Try making shadows the main focus of an image and see what the results are like. What natural shadows do you find at different times of day in your home? Late afternoon is often the best time for visible light patterns, but it will depend on what directions your windows face. Of course, you can also create your own shadow effects with creative lighting.
This is a great photo idea for when you have lots of time to spend observing your environment, testing out different shots, and editing to get the look you want.
You might find that shooting in black and white helps bring out the texture of the shadows and creates a more dramatic effect.
Reflections can add unexpected depth and interest to your photos.
Try experimenting with incorporating mirrors into your images in different ways. Mirrors can be a fun prop for portraits. Or you could focus on the reflected scene, and use the mirror as a frame for your image.
Broken mirrors are a classic photo prop to add a dramatic feel to an image. (Be very careful of the sharp edges if you do try this technique!)
Water can also be a fun way to create interesting reflections in images. Try setting up glasses or clear bowls of water near a subject—with the right lighting, this technique can create great shadowy effects, as seen above.
Finally, you can also create a reflection in any photo with a quick trick: hold your phone just underneath your camera lens when you shoot (or have someone help you hold it). It'll produce a cool mirrored effect at the bottom of your image. Check out this tutorial for how to do it.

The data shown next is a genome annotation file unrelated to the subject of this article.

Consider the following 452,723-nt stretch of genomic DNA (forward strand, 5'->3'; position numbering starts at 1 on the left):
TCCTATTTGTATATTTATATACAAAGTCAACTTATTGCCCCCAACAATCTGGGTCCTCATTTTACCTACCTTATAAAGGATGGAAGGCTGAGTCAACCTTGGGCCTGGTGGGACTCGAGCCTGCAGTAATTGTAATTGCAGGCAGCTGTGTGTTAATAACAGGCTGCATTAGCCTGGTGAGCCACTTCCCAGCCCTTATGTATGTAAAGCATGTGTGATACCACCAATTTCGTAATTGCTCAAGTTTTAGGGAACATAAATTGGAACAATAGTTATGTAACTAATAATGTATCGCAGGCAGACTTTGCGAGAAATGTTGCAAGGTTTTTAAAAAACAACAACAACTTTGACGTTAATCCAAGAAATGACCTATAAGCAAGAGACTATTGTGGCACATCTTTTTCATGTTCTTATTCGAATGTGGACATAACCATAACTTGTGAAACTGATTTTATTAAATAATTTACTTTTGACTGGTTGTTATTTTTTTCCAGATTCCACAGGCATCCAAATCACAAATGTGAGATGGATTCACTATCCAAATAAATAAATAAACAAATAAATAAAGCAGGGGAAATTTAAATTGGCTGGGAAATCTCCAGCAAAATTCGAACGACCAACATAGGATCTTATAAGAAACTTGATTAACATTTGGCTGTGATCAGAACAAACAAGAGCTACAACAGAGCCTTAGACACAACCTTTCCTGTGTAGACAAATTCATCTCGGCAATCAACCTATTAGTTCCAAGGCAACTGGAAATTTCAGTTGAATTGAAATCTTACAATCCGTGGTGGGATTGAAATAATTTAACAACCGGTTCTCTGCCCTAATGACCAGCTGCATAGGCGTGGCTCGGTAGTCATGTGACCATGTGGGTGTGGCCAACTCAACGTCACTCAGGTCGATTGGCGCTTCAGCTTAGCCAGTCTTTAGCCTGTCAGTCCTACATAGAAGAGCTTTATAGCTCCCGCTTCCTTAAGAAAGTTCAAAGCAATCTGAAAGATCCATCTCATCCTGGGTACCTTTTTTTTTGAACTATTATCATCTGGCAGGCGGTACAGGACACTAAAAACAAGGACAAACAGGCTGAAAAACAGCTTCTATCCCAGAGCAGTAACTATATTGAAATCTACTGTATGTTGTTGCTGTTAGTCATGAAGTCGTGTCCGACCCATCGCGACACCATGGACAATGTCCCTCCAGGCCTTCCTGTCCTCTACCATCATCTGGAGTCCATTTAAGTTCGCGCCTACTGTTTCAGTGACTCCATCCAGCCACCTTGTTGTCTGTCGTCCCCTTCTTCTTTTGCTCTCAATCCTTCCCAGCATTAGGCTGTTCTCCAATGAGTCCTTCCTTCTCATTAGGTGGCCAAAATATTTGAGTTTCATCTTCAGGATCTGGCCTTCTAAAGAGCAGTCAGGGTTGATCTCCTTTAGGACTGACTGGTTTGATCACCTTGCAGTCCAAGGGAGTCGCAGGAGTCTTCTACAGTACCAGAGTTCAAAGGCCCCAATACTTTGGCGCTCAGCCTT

Grab a favorite piece of tech, pair of sneakers, beauty product, your camera, a nice mug—any object with an eye-catching design. Create a DIY product shoot for that item.
Brainstorm how you can best show off this object as if you were being commissioned to shoot it for the brand. Do you want to show someone holding it? Wearing it? Sitting on a table?
For a plain white background when you don't have a photo backdrop, create your own impromptu backdrop by pinning a plain white sheet to the wall so that part of the sheet settles down on the floor. Grab a bright lamp or two from around your house if you don't have a lighting set up at hand and natural light isn't enough.
DIY product photos can be an awesome addition to your photography portfolio, especially if you're trying to show off your versatility! They are also a fun challenge if you haven't done this type of photography before. This DIY product photo guide has some useful tips for getting started.
Editor of Pexels Stories and 35mm photographer